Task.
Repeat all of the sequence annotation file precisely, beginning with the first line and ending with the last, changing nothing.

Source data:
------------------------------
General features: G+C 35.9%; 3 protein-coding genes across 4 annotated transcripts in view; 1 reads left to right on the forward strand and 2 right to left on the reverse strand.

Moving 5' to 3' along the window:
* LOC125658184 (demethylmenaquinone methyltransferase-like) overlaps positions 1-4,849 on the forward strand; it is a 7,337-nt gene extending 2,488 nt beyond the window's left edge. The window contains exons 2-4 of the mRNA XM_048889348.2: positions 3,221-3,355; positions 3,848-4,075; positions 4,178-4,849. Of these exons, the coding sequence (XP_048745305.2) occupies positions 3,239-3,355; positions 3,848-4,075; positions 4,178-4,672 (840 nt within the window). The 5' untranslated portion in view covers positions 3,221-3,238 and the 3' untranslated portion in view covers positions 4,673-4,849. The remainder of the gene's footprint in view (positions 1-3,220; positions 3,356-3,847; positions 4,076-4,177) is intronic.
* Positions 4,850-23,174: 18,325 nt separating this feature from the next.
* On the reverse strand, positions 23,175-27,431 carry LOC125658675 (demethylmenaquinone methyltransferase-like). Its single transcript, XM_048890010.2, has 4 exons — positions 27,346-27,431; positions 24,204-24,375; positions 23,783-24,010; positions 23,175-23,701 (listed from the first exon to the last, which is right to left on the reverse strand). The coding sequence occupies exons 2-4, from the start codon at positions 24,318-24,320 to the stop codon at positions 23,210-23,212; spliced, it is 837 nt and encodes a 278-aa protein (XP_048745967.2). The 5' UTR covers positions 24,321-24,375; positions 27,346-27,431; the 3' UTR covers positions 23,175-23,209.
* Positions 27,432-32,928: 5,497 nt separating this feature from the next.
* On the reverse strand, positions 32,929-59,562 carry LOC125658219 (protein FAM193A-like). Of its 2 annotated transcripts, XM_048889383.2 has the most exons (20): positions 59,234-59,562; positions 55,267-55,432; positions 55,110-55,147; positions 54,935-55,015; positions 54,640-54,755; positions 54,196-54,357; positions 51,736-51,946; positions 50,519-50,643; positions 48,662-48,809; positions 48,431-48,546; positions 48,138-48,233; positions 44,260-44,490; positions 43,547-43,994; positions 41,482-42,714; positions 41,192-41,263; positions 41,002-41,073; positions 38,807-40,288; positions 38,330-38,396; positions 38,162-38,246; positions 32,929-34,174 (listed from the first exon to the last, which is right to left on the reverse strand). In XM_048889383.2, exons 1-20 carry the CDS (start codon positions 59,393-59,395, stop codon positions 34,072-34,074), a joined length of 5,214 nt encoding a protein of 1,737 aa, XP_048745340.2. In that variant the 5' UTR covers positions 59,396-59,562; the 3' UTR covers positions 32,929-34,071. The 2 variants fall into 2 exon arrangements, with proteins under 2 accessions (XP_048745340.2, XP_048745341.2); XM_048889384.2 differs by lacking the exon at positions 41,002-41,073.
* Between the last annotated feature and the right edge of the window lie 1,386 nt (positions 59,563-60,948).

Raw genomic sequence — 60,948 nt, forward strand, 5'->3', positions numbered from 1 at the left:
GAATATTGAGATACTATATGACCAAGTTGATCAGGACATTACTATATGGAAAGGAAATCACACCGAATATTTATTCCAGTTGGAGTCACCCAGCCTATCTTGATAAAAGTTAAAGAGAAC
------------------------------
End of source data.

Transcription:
General features: G+C 35.9%; 3 protein-coding genes across 4 annotated transcripts in view; 1 reads left to right on the forward strand and 2 right to left on the reverse strand.

Moving 5' to 3' along the window:
* LOC125658184 (demethylmenaquinone methyltransferase-like) overlaps positions 1-4,849 on the forward strand; it is a 7,337-nt gene extending 2,488 nt beyond the window's left edge. The window contains exons 2-4 of the mRNA XM_048889348.2: positions 3,221-3,355; positions 3,848-4,075; positions 4,178-4,849. Of these exons, the coding sequence (XP_048745305.2) occupies positions 3,239-3,355; positions 3,848-4,075; positions 4,178-4,672 (840 nt within the window). The 5' untranslated portion in view covers positions 3,221-3,238 and the 3' untranslated portion in view covers positions 4,673-4,849. The remainder of the gene's footprint in view (positions 1-3,220; positions 3,356-3,847; positions 4,076-4,177) is intronic.
* Positions 4,850-23,174: 18,325 nt separating this feature from the next.
* On the reverse strand, positions 23,175-27,431 carry LOC125658675 (demethylmenaquinone methyltransferase-like). Its single transcript, XM_048890010.2, has 4 exons — positions 27,346-27,431; positions 24,204-24,375; positions 23,783-24,010; positions 23,175-23,701 (listed from the first exon to the last, which is right to left on the reverse strand). The coding sequence occupies exons 2-4, from the start codon at positions 24,318-24,320 to the stop codon at positions 23,210-23,212; spliced, it is 837 nt and encodes a 278-aa protein (XP_048745967.2). The 5' UTR covers positions 24,321-24,375; positions 27,346-27,431; the 3' UTR covers positions 23,175-23,209.
* Positions 27,432-32,928: 5,497 nt separating this feature from the next.
* On the reverse strand, positions 32,929-59,562 carry LOC125658219 (protein FAM193A-like). Of its 2 annotated transcripts, XM_048889383.2 has the most exons (20): positions 59,234-59,562; positions 55,267-55,432; positions 55,110-55,147; positions 54,935-55,015; positions 54,640-54,755; positions 54,196-54,357; positions 51,736-51,946; positions 50,519-50,643; positions 48,662-48,809; positions 48,431-48,546; positions 48,138-48,233; positions 44,260-44,490; positions 43,547-43,994; positions 41,482-42,714; positions 41,192-41,263; positions 41,002-41,073; positions 38,807-40,288; positions 38,330-38,396; positions 38,162-38,246; positions 32,929-34,174 (listed from the first exon to the last, which is right to left on the reverse strand). In XM_048889383.2, exons 1-20 carry the CDS (start codon positions 59,393-59,395, stop codon positions 34,072-34,074), a joined length of 5,214 nt encoding a protein of 1,737 aa, XP_048745340.2. In that variant the 5' UTR covers positions 59,396-59,562; the 3' UTR covers positions 32,929-34,071. The 2 variants fall into 2 exon arrangements, with proteins under 2 accessions (XP_048745340.2, XP_048745341.2); XM_048889384.2 differs by lacking the exon at positions 41,002-41,073.
* Between the last annotated feature and the right edge of the window lie 1,386 nt (positions 59,563-60,948).

Raw genomic sequence — 60,948 nt, forward strand, 5'->3', positions numbered from 1 at the left:
GAATATTGAGATACTATATGACCAAGTTGATCAGGACATTACTATATGGAAAGGAAATCACACCGAATATTTATTCCAGTTGGAGTCACCCAGCCTATCTTGATAAAAGTTAAAGAGAAC